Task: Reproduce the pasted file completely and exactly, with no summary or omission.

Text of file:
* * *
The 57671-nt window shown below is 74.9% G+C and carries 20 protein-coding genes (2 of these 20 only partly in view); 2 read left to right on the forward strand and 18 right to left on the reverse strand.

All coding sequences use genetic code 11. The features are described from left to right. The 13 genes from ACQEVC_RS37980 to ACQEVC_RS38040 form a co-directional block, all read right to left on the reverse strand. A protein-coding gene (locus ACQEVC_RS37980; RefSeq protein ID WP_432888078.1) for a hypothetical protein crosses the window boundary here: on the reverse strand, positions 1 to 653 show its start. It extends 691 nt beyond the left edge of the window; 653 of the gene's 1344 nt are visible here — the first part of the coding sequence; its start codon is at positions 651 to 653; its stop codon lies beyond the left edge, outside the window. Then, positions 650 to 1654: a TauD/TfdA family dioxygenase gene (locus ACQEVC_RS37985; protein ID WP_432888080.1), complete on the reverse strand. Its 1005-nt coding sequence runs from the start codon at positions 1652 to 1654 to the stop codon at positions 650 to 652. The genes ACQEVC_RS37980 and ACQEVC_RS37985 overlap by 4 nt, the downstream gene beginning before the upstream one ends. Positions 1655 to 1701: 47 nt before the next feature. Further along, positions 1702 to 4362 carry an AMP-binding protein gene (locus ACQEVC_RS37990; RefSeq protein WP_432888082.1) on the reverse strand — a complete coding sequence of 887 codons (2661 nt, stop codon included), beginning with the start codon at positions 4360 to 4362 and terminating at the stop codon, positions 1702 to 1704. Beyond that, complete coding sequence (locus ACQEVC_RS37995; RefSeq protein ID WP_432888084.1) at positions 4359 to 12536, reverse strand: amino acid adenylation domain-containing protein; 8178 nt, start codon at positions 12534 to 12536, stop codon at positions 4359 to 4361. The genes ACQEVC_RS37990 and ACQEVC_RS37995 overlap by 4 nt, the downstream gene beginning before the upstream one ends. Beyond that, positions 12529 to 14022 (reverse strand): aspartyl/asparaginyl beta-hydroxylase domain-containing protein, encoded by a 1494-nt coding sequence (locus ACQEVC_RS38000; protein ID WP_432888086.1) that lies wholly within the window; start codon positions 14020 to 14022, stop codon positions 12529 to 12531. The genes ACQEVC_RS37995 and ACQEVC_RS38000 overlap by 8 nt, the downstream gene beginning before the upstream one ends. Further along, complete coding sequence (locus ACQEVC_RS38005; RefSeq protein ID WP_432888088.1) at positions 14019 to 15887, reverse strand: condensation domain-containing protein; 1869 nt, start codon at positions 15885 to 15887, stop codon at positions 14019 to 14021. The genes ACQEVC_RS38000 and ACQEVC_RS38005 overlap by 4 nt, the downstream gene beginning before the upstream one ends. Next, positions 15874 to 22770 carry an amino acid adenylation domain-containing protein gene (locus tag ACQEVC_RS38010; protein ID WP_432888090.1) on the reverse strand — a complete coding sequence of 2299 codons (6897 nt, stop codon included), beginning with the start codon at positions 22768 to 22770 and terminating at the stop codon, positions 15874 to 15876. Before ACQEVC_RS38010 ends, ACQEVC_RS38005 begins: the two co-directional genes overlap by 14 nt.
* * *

The 57671-nt window shown below is 74.9% G+C and carries 20 protein-coding genes (2 of these 20 only partly in view); 2 read left to right on the forward strand and 18 right to left on the reverse strand.

All coding sequences use genetic code 11. The features are described from left to right. The 13 genes from ACQEVC_RS37980 to ACQEVC_RS38040 form a co-directional block, all read right to left on the reverse strand. A protein-coding gene (locus ACQEVC_RS37980; RefSeq protein ID WP_432888078.1) for a hypothetical protein crosses the window boundary here: on the reverse strand, positions 1 to 653 show its start. It extends 691 nt beyond the left edge of the window; 653 of the gene's 1344 nt are visible here — the first part of the coding sequence; its start codon is at positions 651 to 653; its stop codon lies beyond the left edge, outside the window. Then, positions 650 to 1654: a TauD/TfdA family dioxygenase gene (locus ACQEVC_RS37985; protein ID WP_432888080.1), complete on the reverse strand. Its 1005-nt coding sequence runs from the start codon at positions 1652 to 1654 to the stop codon at positions 650 to 652. The genes ACQEVC_RS37980 and ACQEVC_RS37985 overlap by 4 nt, the downstream gene beginning before the upstream one ends. Positions 1655 to 1701: 47 nt before the next feature. Further along, positions 1702 to 4362 carry an AMP-binding protein gene (locus ACQEVC_RS37990; RefSeq protein WP_432888082.1) on the reverse strand — a complete coding sequence of 887 codons (2661 nt, stop codon included), beginning with the start codon at positions 4360 to 4362 and terminating at the stop codon, positions 1702 to 1704. Beyond that, complete coding sequence (locus ACQEVC_RS37995; RefSeq protein ID WP_432888084.1) at positions 4359 to 12536, reverse strand: amino acid adenylation domain-containing protein; 8178 nt, start codon at positions 12534 to 12536, stop codon at positions 4359 to 4361. The genes ACQEVC_RS37990 and ACQEVC_RS37995 overlap by 4 nt, the downstream gene beginning before the upstream one ends. Beyond that, positions 12529 to 14022 (reverse strand): aspartyl/asparaginyl beta-hydroxylase domain-containing protein, encoded by a 1494-nt coding sequence (locus ACQEVC_RS38000; protein ID WP_432888086.1) that lies wholly within the window; start codon positions 14020 to 14022, stop codon positions 12529 to 12531. The genes ACQEVC_RS37995 and ACQEVC_RS38000 overlap by 8 nt, the downstream gene beginning before the upstream one ends. Further along, complete coding sequence (locus ACQEVC_RS38005; RefSeq protein ID WP_432888088.1) at positions 14019 to 15887, reverse strand: condensation domain-containing protein; 1869 nt, start codon at positions 15885 to 15887, stop codon at positions 14019 to 14021. The genes ACQEVC_RS38000 and ACQEVC_RS38005 overlap by 4 nt, the downstream gene beginning before the upstream one ends. Next, positions 15874 to 22770 carry an amino acid adenylation domain-containing protein gene (locus tag ACQEVC_RS38010; protein ID WP_432888090.1) on the reverse strand — a complete coding sequence of 2299 codons (6897 nt, stop codon included), beginning with the start codon at positions 22768 to 22770 and terminating at the stop codon, positions 15874 to 15876. Before ACQEVC_RS38010 ends, ACQEVC_RS38005 begins: the two co-directional genes overlap by 14 nt.